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Mark Rosheim bounds into the Minnesota Center for Book Arts' Star Tribune Gallery like he owns the place. He does—in the sense that every bookshelf and vitrine in the expansive space harbors his stuff. The world-class robotics whiz and curator of "The Technology of Leonardo Da Vinci" possesses the most spectacular collection of facsimile Da Vinci manuscripts in the Midwest. Beautifully bound and printed, these collections of Leonardo's writings and drawings are so huge that the room can only hold a few dozen.
The silver flight case that Rosheim carries is appreciably more compact. "I brought this along so you could play with one," he says as we take a couple of seats near the window. Lean and lanky, a shock of reddish-brown hair setting off his olive-drab fatigue jacket and black jeans, Rosheim pulls from the case what appears to be a sculpture made of gray metal and sets it on the table between us. I recognize the gizmo from Rosheim's company website; it's the Omni-Wrist III, one of the robot joints and limbs that's won Ross-Heim Designs, Inc. contracts with NASA, the DoD, and WET Design. The last isn't a government agency, by the way; it's the company that built the fountain at the Bellagio in Las Vegas.
"There are only three unique parts in it," he says, as I push the deceptively simple-looking mechanism around in a circle, "which makes it a lot more economical to manufacture than other robot wrists. It's also a hell of a lot easier to repair."
A pair of nearby bookcases holds another specimen of the wrist, along with its ancestors and cousins, situated chronologically among the notebooks Rosheim has maintained since his early teens. "I grew up studying Leonardo," the inventor says of his childhood in Tama, Iowa. "I was a very unhappy and frustrated conventional student"—a bit of understatement; Rosheim dropped out of high school when he was a freshman or sophomore (he can't remember which) —"so I spent my time with him. I loved his drawing style. I spent a year learning it, the shading in the background to bring out the object and all that."
Pointing toward the upper left-hand shelf, he continues: "Here's a notebook from 1973, and another from 1976." Even Rosheim's earliest drawings show considerable sophistication—and more than a little prescience. The tentacled spheroids in one wrist study look like cousins of The Matrix's "sentinels."
His three-dimensional work from the time is a bit more primitive. "When I started making models, I didn't have any money, so I used croquet balls, cue balls, whatever I could find."
Rosheim moved here in 1978—the year he applied for his first patent; he holds 22 of them now—to take a job at Honeywell. Soon after, he started attending classes at the U of M. His models began to grow sharper, his vision more original.
Some three decades later, he keeps pounding away. More than 186,000 people viewed his manuscripts and inventions last summer at the Chicago Museum of Science and Industry, in an exhibition titled, "Leonardo Da Vinci: Man, Inventor, Genius." Among this geeky mob was a man not publicly recognized for his curiosity.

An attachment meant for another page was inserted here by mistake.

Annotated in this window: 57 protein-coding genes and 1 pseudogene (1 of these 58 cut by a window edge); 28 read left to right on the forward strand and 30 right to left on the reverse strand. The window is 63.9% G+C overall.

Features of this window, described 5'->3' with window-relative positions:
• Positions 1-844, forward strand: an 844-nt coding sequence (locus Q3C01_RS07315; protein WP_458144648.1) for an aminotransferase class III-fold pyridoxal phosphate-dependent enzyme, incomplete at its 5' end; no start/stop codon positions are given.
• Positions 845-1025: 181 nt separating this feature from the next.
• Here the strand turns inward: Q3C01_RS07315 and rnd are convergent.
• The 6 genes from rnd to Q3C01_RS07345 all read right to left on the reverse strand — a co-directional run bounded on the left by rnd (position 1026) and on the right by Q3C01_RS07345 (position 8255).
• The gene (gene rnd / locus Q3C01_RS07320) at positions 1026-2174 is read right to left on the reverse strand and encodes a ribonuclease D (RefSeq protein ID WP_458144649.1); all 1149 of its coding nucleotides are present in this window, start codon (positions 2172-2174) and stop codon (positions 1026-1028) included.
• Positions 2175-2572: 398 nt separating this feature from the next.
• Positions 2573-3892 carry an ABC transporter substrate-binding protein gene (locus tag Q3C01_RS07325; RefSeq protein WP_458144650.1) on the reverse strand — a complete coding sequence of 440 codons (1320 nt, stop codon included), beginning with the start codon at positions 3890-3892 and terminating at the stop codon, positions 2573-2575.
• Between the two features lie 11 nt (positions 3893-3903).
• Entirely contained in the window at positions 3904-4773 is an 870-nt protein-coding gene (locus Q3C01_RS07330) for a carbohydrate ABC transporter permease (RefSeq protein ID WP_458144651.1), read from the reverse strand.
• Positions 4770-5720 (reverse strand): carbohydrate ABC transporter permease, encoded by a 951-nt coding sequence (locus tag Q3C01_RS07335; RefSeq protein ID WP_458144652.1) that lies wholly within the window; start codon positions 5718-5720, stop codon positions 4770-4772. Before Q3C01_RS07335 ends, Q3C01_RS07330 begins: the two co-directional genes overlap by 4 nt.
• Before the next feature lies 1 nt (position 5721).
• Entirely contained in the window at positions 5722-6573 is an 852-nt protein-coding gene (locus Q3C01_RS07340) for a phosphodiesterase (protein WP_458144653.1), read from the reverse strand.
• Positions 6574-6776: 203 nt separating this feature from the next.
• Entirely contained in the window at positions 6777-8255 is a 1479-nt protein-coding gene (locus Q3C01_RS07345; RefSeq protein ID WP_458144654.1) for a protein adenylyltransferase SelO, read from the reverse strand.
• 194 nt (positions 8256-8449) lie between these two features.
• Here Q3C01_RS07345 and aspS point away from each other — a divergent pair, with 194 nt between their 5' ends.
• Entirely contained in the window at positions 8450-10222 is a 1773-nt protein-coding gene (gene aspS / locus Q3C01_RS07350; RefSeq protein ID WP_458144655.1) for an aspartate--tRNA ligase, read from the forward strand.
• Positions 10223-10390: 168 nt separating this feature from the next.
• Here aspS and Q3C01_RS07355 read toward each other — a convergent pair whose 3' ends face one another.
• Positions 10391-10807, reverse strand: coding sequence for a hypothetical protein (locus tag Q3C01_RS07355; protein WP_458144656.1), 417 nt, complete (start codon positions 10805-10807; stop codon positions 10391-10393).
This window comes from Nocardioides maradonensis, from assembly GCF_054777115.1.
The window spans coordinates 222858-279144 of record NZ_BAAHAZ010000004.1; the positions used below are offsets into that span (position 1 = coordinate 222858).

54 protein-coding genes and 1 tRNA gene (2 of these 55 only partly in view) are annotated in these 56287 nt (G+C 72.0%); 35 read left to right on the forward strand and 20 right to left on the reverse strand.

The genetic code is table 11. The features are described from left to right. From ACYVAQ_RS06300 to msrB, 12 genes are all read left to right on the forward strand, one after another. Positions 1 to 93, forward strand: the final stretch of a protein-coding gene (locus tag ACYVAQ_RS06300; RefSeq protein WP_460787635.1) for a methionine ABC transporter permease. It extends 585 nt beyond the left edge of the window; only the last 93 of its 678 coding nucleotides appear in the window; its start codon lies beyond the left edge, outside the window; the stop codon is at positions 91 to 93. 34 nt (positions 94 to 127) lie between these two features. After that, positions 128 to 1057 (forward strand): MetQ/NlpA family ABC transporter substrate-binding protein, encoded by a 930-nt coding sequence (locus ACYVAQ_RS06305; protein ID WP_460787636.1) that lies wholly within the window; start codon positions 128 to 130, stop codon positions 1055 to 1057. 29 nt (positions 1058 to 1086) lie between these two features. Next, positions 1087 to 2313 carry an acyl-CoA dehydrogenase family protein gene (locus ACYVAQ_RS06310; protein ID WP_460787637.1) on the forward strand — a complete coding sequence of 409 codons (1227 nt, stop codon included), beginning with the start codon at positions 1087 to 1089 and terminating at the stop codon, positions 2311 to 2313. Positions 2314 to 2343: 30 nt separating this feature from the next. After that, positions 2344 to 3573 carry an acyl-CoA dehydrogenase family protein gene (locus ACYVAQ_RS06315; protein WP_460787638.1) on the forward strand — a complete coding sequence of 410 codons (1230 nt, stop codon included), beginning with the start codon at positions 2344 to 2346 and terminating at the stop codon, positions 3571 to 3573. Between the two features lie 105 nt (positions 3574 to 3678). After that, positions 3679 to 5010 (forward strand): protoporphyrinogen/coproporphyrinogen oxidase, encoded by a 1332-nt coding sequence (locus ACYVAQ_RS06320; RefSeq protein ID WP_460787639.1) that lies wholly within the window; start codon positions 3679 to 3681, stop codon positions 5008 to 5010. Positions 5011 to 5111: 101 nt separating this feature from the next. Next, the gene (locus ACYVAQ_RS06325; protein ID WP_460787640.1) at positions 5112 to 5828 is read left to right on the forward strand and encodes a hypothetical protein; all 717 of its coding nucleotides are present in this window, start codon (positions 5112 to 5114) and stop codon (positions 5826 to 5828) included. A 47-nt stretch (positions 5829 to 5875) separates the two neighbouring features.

"There were two main components to the exhibition: 'Leonardo's Workshop' and 'Modern-day Leonardos,'" Rosheim explains. "Apparently, [George W. Bush] asked to see the work of an American modern-day Leonardo, and they took him over to my area. I'm flattered that anybody is interested in looking at my work. I'm glad that he liked it, I guess."
Like John Updike, Edith Head, and Michael Caine after him, Leonardo Da Vinci proved that quantity and quality are not mutually exclusive. The 16th-century polymath practiced architecture and mechanical engineering at least as well as he painted and sculpted, along with exploring aerodynamics, psychology, and a host of other disciplines that didn't even have names. Not only was he often ahead of his time; some of his work might be ahead of ours. Luckily for posterity, he documented everything he did, saw, or thought, at least for a while. But of the roughly 21,000 notebook pages he filled, only around 7,000 survive.
"The originals are all at the Florence Museum," says Rosheim as we negotiate the maze of cases. "Facsimile editions started appearing in the late 19th century. Here's an interesting one," he says, "the Codex on the Flight of Birds. Came out in 1898, I think."
The man who helped initiate Rosheim into the mysteries of fine Vinciana was Carlo Pedretti, a Leonardo scholar and collector extraordinaire, and a professor emeritus at UCLA. The book before us is bound in 3/4 leather with marbled boards, and Pedretti and Rosheim both realized that its purchase was a coup. "See those little pencil notations," Rosheim says, pointing toward the margin of a particular page. "I got this [book] from a dealer in New York. The seller had told me there were pencil markings, but when I get it, I realize right off that they're scholarly notations. I look in the front of the book, and there's a dedication from the publisher to Baron Henri de Geymuller, a huge Leonardo scholar in his time. These are Geymuller's notations. I was immediately offered double what I paid for it, by Carlo."
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